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  1. #1
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    Do you need to use all the spacers on a Hollowtech II crankset (XT m760)?

    I'm installing an XT M760 on my Blur, which has a 68mm BB shell. That sleeve that goes between the bearings- it is a fixed length. The directions also say the cranks are designed to be run a fixed distance apart regardless of BB shell width, which is what the spacers are for. However, using two spacers on the drive side puts the rings pretty far out, making for a funky chain line. My question is, if I use 0 or 1 spacer on the driveside instead of the recomended 2, do I just throw that plastic sleeve away? Do I just squish it a little? Trim it? If I can do that, why not run 0 spacers on either side to reduce Q-factor?

    Anybody done this yet?

    Thanks
    -@dam

  2. #2
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    The plastic sleeve is there because the spindle is a fixed length. If you do away with the plastic sleeve then try to tension the non-driveside end bolt, you'll end up cracking it.

    Someone has posted on here that they were able to bring the chainline in by removing material from the end of the spindle to compensate for the removal of one or two spacers, and it seems this is the only real way of dealing with this. Otherwise, you're stuck with a 50mm chainline.
    speedub.nate
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  3. #3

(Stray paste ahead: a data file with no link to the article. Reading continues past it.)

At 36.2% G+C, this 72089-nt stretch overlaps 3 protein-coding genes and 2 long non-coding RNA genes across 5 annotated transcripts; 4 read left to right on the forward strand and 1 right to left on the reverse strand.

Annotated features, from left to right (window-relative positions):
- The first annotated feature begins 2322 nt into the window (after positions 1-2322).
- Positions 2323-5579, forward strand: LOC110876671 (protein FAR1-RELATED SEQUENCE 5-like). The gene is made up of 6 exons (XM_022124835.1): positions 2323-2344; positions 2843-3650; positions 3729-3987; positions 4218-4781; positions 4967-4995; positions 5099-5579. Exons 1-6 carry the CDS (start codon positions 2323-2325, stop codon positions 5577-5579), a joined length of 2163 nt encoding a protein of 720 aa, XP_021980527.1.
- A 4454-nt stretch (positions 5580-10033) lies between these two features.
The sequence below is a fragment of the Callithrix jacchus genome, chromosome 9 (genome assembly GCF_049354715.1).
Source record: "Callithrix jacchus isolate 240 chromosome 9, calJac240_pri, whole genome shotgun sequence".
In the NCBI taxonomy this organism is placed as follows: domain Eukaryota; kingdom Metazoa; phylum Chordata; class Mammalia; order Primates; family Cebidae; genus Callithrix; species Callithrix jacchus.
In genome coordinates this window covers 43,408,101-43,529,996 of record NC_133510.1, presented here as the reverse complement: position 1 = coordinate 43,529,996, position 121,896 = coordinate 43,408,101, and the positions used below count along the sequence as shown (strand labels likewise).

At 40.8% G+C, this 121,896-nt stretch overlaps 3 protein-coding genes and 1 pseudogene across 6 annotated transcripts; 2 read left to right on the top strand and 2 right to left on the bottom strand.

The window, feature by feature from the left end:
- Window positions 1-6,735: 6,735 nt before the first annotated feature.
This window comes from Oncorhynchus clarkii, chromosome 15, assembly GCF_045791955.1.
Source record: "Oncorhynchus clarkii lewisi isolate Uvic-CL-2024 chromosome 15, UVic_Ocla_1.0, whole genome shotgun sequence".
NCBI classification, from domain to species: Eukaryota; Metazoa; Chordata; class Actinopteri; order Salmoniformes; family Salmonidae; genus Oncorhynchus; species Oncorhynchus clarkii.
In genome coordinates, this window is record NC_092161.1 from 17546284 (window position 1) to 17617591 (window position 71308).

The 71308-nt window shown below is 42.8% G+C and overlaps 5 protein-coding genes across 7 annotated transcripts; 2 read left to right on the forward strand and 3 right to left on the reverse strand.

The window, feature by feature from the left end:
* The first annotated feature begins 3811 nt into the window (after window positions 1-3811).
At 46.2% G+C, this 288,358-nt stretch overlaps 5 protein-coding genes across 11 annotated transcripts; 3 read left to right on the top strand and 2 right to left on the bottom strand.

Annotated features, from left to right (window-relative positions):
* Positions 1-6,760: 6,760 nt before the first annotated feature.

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    Wow- I think I'll try my luck with the current chainline first!

    If I did decide to grind some material from the spindle, wouldn't their not be enough spline to hold the left side crank arm?

  4. #4
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    Quote Originally Posted by @dam
    If I did decide to grind some material from the spindle, wouldn't their not be enough spline to hold the left side crank arm?
    I'd think not, since you'd only be taking off about 2mm, but again, this isn't something I've tried myself, only read about. I'll see if I can track down the old post as a reference.
    speedub.nate
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  5. #5
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    You need to use two spacers on the drive side and one on the non drive side on your blur. That will give you a 50mm chainline. If you want to make it shorter you can move one spacer from the drive side to the non-drive side. It will offset the cranks slightly but you'll have a standard 47.5mm chainline. Each spacer is 2.5mm. It sure beats taking a grinder to your new cranks.

  6. #6
    sadly, like the element
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    The plastic sleeve is what keeps water that enters your frame from entering the bottom bracket and the bearing races from the exposed inner cups. The spindle attached to the drive side is also a certain length and the groves on the non-drive side are also only grooved in a certain length. Removing spacers will mean you will be unable to tighten the non-drive crank arm to the bearing cups and your crank will slide side to side. You can move the spacers but as Hecubus said, it will offset the crank and it might feel weird.

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